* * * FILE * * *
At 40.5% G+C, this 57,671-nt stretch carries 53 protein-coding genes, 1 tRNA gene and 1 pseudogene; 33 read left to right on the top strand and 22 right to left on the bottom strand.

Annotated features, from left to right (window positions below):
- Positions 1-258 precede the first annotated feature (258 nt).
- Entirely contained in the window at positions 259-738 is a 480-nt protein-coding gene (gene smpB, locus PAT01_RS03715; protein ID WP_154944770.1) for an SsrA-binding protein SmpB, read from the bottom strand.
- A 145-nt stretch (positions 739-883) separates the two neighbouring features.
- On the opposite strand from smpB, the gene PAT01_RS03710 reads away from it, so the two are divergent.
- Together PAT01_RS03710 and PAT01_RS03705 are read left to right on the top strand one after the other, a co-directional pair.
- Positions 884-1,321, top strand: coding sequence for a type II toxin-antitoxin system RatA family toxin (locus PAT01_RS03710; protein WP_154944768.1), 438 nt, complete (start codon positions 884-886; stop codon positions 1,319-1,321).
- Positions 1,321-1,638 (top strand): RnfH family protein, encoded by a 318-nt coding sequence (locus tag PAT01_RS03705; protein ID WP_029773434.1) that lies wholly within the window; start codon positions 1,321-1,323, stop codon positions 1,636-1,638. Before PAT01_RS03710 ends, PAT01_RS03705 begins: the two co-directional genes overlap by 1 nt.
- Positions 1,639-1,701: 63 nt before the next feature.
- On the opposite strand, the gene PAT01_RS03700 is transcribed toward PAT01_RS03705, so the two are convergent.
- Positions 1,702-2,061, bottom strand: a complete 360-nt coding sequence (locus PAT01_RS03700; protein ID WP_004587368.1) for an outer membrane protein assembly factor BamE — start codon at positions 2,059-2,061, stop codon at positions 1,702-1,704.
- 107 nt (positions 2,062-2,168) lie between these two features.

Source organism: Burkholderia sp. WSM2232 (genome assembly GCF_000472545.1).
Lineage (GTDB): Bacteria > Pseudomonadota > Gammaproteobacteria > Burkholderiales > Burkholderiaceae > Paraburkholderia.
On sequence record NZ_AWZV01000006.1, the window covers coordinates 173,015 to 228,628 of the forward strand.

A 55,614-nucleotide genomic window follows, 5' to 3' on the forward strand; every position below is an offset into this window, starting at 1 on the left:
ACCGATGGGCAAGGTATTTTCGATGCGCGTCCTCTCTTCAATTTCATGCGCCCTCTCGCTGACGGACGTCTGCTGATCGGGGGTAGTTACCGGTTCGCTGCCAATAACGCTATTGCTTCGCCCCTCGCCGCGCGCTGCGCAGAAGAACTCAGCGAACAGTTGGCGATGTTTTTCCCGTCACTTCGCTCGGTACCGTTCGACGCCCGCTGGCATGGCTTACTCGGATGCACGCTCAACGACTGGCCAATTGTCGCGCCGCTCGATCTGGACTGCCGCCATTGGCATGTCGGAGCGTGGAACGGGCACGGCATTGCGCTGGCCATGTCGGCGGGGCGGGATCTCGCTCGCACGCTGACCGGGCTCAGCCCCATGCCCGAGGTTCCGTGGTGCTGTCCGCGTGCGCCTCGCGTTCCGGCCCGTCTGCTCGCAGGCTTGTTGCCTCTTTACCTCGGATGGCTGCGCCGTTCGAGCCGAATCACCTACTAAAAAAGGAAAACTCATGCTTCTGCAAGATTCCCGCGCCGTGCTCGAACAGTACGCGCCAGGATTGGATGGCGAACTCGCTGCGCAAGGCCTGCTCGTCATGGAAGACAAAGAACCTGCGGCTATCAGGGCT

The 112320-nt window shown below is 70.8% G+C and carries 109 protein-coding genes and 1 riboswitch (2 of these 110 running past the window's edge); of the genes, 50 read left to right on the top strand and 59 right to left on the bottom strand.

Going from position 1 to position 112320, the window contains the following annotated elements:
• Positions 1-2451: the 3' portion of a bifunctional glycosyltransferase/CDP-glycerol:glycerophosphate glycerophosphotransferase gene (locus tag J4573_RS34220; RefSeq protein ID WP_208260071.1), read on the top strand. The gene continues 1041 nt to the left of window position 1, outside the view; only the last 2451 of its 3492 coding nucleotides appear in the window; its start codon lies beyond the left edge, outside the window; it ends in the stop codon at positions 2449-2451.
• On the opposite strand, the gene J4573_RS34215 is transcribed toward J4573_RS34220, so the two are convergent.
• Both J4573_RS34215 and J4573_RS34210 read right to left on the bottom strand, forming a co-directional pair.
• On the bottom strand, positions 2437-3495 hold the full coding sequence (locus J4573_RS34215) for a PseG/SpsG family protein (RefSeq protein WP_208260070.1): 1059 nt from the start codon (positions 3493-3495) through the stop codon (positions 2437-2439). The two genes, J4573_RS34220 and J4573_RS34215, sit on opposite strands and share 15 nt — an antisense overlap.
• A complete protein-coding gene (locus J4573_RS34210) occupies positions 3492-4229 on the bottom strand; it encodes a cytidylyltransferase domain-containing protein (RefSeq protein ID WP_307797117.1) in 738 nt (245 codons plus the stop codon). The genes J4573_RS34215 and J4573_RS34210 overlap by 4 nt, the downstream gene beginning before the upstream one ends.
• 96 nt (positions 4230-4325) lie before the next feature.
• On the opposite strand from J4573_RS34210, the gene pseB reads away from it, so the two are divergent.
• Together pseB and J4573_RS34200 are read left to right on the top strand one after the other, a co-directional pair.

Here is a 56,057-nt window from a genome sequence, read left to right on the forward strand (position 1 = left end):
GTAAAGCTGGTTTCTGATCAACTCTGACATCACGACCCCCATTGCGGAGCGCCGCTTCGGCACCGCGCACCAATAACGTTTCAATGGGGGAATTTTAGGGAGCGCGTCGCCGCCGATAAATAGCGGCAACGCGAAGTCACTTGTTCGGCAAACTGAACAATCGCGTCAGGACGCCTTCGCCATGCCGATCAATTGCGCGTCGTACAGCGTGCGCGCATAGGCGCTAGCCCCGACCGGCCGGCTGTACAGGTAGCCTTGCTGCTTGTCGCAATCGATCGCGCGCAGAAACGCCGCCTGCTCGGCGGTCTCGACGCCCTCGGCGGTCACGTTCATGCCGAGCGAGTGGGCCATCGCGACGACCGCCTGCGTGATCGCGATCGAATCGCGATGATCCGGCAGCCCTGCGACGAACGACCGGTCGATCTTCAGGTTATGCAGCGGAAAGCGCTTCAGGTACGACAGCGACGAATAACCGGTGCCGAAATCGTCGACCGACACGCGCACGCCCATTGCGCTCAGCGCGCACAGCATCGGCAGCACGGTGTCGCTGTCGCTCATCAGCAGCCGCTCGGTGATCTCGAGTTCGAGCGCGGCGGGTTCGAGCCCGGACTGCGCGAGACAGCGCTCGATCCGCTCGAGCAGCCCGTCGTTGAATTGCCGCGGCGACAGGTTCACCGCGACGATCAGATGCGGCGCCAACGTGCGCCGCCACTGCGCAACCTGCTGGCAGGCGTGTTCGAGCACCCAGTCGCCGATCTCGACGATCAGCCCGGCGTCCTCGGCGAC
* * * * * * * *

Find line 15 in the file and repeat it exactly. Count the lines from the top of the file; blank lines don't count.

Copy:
Lineage (GTDB): Bacteria > Pseudomonadota > Gammaproteobacteria > Burkholderiales > Burkholderiaceae > Paraburkholderia.